Science has proven that working in a garden is therapy, for the body, and the mind.
It’s why one of the many projects supported by the Victoria Foundation is a community garden in Saanich.
And this garden is welcoming the public at the end of the month, to learn what they do, and why they do it.
Ernie Quantz is a compassionate provincial court judge, well aware of the challenges in Victoria’s downtown core.
“People you might see downtown panhandling are just like you and me” explains Quantz, “and if they’re given the opportunity, they really want to give back to the community.”
In 2010, the Victoria Integrated Court was founded to help those in the court system, who are there for deeper reasons than committing a crime.
Quantz elaborates: “It’s essentially people who are either mentally ill, or addicted, and are regularly involved in the court system, and science tells us that the best way to bring about change in behaviour is… positive engagement in the community.”
Quantz’s wife Ardelle picks up the story…”I’ve always had a great belief in horticulture as a means of therapy, so I said, ‘we need a garden.’ ”
Then the Quantz’s met David Stott, who had the same vision. It took a lot of work, but in 2012, a community garden, Serenity Farm, on land donated by Island Health, took root.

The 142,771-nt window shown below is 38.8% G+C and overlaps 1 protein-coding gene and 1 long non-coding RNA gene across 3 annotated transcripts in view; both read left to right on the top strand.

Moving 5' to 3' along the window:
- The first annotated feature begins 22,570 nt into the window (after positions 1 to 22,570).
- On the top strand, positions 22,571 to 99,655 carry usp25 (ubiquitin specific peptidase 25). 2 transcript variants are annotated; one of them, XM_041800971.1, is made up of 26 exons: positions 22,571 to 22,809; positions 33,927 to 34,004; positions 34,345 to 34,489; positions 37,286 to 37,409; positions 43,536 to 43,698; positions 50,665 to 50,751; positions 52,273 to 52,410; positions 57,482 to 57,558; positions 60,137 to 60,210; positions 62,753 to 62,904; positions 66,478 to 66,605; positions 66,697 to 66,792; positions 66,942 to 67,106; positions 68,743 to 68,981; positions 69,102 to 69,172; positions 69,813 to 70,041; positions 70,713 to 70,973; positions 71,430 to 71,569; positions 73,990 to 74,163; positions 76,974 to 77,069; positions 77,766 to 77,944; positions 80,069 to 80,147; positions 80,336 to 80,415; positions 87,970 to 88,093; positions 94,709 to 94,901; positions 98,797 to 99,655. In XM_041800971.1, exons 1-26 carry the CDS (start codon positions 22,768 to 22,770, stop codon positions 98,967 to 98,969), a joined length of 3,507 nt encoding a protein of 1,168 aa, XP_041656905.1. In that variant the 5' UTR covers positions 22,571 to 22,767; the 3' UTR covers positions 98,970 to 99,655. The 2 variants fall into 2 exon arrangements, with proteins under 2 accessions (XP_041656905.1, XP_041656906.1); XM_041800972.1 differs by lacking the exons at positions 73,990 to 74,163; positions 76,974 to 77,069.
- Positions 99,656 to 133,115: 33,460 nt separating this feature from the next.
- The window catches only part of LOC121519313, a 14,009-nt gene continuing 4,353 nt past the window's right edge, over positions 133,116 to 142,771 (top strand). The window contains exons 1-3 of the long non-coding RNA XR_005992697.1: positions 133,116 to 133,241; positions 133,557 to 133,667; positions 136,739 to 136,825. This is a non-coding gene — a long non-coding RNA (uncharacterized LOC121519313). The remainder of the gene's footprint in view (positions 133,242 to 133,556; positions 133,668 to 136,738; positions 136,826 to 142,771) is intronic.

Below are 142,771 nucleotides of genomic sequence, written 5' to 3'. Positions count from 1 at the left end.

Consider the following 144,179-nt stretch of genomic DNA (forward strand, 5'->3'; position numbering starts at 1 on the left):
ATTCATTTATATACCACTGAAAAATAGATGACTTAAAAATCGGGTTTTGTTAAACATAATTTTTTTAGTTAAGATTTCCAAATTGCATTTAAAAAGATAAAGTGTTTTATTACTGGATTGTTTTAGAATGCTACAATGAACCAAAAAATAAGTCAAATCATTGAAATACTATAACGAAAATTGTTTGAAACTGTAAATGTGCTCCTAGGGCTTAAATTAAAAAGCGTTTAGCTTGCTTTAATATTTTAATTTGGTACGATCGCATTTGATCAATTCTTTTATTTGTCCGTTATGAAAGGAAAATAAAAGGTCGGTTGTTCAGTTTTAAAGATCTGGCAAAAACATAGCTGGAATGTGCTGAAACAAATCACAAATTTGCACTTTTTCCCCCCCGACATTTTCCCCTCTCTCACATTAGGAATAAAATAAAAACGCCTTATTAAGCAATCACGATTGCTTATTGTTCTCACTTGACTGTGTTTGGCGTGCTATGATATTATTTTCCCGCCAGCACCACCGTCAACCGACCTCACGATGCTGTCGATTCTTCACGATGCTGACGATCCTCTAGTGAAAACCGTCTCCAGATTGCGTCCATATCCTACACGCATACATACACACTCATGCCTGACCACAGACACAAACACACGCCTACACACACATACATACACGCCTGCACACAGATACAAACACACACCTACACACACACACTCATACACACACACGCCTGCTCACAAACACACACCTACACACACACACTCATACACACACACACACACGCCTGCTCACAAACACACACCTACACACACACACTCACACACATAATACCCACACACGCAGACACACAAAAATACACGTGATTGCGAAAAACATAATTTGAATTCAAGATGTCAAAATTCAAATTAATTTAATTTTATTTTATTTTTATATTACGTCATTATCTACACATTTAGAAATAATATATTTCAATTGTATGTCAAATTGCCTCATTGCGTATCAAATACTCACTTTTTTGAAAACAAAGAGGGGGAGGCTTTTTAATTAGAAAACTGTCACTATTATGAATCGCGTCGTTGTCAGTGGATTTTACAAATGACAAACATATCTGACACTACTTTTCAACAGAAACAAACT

“We have a mixture of people” says Stott, “a lovely mixture I might add, of people…from our participants, who are people who have struggled with various challenges in their lives – addiction issues, mental health issues, things of this nature…and some have been court ordered to do community service…”
Kevin has been a participant in the Garden for four years.
“I like to give back to the community when I can and this is a really good outlet for my energies.” says Kevin.
“I find it’s really helped me relax and learn new skills…”
Another participant, Teresa adds “it’s kinda like a cool place where you belong. It’s hard to explain…there’s no anxiety here.”
One of the volunteers, Sue Patterson, explains why the garden means so much to her. “I have a lot more peace, and calmness.
“You can leave things behind, and just come and enter into the garden.”
Food grown here goes home with the participants, or is sold at a reduced price to volunteers, or donated to the community.
The public is invited to visit Serenity Farm, and meet the volunteers and participants, on Thursday May 26, from noon until 2:00 pm, at their “Welcome to Spring in Our Garden” event.